Results from an observational prospective study presented at the International Liver Congress in Barcelona, Spain, may provide diagnostic criteria and prognosis for patients with acute-on-chronic liver failure.
Researchers evaluated 1,379 patients with cirrhosis admitted to 29 hospitals throughout Europe between Feb. 1 and Aug. 15, 2011. The results of 920 cases were reported at the meeting.
Within the initial cohort, 22.6% of patients had acute-on-chronic liver failure (ACLF), which investigators identified according to the following grades:
- ACLF-1: Renal or nonrenal organ failure associated with creatine levels of 1.5 mg/dL to2 mg/dL and/or encephalopathy of grade I-II
- ACLF-2: Two organ failures
- ACLF-3: Three organ failures
- ACLF-4: Four to six organ failures
Common organ failures among participants included liver (15.2%), kidney (12.8%), coagulation (7.7%), circulation (7.0%), brain (4.7%) and lungs (2.2%).
The 28-day mortality rate among all patients with ACLF was 35.3%, including 23.2%, 35.8%, 64.3% and 85.7% from groups 1 to 4, as opposed to a 4.1% mortality rate among patients without ACLF. A significant association was observed between ACLF development and the presence of bacterial infections and active alcoholism, and researchers also noted that the condition was common among patients with previously compensated cirrhosis (21%) and those with cirrhosis decompensated within three months (18%). Events precipitating the condition included hepatitis, paracentesis without albumin and surgery, but these were infrequent within the cohort, and 20% of cases had no precipitating event.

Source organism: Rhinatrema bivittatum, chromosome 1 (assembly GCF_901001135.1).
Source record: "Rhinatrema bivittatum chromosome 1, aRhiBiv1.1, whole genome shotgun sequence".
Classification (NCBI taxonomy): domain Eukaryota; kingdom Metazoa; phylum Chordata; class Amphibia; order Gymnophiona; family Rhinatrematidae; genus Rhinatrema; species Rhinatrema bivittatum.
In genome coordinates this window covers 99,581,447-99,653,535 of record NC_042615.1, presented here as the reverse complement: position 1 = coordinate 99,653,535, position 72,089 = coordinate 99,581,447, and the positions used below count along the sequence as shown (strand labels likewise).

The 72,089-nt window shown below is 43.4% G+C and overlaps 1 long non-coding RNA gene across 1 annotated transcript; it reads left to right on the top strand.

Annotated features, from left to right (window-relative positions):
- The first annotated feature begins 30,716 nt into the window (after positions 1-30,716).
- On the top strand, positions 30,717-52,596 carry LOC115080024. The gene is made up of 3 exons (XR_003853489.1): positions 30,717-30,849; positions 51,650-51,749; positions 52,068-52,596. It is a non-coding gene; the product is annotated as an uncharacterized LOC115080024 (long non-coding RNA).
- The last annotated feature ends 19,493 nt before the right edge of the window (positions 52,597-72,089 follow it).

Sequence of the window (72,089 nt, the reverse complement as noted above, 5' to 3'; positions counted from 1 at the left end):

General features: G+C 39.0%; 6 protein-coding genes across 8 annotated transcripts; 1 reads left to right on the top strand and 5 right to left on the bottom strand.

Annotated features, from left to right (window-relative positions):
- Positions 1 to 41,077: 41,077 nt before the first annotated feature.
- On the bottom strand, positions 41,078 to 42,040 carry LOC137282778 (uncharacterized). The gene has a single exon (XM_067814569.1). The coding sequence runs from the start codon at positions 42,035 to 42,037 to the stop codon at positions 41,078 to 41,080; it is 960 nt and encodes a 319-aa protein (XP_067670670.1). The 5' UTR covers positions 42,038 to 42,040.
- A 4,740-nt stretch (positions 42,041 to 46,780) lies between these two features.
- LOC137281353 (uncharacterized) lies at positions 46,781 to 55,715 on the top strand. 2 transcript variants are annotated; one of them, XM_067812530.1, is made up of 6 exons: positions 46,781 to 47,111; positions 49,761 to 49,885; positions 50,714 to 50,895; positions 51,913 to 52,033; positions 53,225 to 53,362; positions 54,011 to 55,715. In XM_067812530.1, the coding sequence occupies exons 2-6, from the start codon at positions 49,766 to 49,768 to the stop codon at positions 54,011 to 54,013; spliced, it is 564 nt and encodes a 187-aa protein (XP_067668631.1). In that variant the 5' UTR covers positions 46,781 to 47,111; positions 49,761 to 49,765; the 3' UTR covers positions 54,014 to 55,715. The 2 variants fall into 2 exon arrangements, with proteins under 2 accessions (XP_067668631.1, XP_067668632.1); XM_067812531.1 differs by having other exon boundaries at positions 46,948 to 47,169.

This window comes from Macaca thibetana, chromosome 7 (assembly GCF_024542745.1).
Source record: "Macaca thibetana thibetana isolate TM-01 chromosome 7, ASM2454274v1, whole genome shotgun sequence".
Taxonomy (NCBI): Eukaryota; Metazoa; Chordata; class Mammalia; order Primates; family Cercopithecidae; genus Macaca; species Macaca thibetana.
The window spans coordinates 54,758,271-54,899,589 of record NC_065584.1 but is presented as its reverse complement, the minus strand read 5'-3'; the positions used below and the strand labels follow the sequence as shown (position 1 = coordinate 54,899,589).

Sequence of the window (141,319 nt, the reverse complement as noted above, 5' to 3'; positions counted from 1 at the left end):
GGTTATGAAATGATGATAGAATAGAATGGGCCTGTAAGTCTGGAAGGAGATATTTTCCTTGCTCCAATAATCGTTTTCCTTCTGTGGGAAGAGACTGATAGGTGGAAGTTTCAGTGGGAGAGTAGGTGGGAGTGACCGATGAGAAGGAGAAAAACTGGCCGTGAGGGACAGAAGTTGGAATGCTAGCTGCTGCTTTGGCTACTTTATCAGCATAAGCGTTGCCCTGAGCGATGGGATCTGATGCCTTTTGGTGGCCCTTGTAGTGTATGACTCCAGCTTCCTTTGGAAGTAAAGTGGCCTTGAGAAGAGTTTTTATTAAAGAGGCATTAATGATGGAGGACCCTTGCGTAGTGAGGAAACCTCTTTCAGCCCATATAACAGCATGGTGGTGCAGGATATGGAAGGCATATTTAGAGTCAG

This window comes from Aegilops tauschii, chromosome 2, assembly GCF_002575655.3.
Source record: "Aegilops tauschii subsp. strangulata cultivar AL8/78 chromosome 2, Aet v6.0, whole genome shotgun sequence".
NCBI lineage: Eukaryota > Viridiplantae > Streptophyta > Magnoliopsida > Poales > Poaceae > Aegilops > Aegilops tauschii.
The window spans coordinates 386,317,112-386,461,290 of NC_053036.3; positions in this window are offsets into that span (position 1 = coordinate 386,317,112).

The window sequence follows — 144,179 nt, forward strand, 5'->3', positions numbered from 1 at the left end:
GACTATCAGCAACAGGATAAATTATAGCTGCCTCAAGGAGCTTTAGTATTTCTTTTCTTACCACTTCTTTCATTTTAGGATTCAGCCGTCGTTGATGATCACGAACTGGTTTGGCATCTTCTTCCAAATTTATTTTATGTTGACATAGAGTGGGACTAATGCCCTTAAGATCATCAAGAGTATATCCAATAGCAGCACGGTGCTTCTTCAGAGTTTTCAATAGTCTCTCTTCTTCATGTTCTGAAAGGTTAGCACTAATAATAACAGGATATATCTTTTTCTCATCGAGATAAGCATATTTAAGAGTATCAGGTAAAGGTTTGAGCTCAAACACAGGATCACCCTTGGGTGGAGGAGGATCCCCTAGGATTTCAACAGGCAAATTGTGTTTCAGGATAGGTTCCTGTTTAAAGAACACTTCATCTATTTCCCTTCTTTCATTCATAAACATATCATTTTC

“ACLF is a distinct syndrome characterized by extrahepatic organ failure(s) leading to a high short-term mortality, which depends on the number of failing organs as defined by the [Chronic Liver Failure–Sequential Organ Failure Assessment] score,” the researchers wrote. “It not only develops in previously decompensated, but also in compensated or early decompensated cirrhosis ... [and] is related to systemic inflammatory reaction due to bacterial infection, alcoholic injury or other as-yet unidentified mechanisms.”
For more information:
Moreau R. Abstract #1404. Presented at: The International Liver Congress, April 18-22, Barcelona, Spain.